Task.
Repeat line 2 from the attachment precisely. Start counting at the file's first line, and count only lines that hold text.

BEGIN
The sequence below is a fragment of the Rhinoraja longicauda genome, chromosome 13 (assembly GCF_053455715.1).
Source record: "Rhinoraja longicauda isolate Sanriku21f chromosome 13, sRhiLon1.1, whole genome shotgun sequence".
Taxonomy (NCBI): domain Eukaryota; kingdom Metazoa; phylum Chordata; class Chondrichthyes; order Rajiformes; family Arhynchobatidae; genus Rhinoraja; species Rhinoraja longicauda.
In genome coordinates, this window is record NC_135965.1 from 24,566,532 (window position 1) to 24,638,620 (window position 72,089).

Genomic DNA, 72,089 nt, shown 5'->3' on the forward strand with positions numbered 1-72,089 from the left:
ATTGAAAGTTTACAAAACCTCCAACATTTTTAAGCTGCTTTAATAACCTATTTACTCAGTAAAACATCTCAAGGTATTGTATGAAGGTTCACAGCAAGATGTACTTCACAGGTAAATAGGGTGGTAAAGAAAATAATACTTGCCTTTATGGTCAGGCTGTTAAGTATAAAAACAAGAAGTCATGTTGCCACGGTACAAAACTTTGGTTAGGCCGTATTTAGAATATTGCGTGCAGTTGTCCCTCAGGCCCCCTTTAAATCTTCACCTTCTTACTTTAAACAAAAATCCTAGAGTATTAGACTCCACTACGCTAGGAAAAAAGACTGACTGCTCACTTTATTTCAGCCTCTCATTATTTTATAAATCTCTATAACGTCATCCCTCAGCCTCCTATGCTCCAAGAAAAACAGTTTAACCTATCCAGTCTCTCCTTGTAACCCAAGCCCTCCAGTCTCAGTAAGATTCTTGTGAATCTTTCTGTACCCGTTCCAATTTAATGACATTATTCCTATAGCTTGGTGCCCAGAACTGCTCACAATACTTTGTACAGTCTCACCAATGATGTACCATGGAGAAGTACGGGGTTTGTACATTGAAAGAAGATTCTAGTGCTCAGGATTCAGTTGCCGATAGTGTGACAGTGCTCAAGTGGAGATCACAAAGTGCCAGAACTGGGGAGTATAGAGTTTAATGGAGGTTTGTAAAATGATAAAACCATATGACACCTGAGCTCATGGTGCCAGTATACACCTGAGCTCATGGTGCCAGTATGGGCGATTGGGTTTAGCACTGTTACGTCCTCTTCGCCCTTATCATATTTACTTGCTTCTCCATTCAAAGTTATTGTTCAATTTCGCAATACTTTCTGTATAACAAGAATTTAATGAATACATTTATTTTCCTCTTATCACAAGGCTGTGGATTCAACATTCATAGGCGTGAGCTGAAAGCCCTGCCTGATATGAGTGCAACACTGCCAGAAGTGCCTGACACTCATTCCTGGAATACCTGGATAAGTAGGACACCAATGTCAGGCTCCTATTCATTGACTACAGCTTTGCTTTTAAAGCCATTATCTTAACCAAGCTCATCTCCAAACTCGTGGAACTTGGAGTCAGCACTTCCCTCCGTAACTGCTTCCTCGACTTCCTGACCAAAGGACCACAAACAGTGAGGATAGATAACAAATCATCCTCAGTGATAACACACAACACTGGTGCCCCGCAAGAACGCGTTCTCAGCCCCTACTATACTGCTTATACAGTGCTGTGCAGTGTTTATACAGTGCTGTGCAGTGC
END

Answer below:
Source record: "Rhinoraja longicauda isolate Sanriku21f chromosome 13, sRhiLon1.1, whole genome shotgun sequence".